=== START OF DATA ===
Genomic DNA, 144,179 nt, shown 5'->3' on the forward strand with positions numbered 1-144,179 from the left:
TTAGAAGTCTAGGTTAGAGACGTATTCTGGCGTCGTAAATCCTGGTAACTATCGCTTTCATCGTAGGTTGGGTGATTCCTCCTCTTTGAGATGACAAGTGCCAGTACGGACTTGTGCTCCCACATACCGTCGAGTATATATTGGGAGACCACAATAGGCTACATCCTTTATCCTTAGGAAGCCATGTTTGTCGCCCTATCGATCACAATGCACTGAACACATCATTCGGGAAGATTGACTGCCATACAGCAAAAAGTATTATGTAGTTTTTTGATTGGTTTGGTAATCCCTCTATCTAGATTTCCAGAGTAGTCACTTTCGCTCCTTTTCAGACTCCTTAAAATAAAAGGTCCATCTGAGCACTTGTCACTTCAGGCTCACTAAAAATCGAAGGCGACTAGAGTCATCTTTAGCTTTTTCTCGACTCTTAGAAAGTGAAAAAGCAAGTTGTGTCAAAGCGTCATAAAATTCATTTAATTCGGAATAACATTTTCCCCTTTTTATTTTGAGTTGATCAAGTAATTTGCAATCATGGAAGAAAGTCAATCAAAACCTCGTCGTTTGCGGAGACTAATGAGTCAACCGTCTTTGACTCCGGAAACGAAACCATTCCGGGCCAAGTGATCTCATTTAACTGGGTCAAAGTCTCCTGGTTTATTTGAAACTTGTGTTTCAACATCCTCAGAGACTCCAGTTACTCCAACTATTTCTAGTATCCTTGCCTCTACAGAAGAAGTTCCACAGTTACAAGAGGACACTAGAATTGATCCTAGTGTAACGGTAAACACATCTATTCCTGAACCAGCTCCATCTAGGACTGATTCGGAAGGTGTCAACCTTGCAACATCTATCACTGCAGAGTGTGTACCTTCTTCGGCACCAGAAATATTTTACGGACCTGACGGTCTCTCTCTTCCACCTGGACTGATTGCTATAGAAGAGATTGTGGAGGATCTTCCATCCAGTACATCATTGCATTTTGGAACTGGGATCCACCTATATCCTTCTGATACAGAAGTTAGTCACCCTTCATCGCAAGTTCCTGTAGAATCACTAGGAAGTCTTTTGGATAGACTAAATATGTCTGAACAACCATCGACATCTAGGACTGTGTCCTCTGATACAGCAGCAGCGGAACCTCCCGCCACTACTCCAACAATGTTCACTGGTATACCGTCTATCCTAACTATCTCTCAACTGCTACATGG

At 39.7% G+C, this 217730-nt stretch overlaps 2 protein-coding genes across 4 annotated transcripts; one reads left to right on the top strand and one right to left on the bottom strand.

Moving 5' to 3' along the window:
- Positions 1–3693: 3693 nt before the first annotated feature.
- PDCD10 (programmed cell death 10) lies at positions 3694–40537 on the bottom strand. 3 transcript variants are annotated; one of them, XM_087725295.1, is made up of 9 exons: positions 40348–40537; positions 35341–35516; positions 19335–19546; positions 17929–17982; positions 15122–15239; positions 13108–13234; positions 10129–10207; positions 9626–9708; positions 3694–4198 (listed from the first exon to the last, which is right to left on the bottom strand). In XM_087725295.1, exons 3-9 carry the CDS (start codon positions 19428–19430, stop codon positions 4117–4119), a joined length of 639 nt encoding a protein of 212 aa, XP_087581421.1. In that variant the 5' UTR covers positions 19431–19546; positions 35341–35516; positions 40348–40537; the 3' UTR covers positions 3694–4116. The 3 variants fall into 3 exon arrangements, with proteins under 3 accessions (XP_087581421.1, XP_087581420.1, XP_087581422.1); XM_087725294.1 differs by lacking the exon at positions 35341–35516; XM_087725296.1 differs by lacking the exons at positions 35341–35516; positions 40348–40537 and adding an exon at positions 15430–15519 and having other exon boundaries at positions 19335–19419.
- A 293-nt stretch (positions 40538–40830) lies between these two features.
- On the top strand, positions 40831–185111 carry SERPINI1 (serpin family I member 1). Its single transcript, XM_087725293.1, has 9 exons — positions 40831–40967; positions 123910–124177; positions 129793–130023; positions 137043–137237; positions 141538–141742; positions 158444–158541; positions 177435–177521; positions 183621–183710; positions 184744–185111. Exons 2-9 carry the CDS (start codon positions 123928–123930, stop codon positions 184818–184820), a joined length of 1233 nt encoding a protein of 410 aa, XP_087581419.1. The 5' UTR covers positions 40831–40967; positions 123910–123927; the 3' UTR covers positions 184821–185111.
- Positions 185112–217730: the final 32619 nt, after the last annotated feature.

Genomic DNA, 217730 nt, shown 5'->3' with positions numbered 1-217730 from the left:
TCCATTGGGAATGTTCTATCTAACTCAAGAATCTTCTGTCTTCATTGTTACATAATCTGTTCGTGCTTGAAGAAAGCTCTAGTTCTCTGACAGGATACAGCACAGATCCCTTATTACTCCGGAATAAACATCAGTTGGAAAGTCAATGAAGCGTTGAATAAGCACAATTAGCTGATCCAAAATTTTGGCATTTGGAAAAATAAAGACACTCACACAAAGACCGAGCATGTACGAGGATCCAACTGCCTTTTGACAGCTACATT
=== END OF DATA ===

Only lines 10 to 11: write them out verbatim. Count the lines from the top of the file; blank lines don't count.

Genomic DNA, 217730 nt, shown 5'->3' with positions numbered 1-217730 from the left:
TCCATTGGGAATGTTCTATCTAACTCAAGAATCTTCTGTCTTCATTGTTACATAATCTGTTCGTGCTTGAAGAAAGCTCTAGTTCTCTGACAGGATACAGCACAGATCCCTTATTACTCCGGAATAAACATCAGTTGGAAAGTCAATGAAGCGTTGAATAAGCACAATTAGCTGATCCAAAATTTTGGCATTTGGAAAAATAAAGACACTCACACAAAGACCGAGCATGTACGAGGATCCAACTGCCTTTTGACAGCTACATT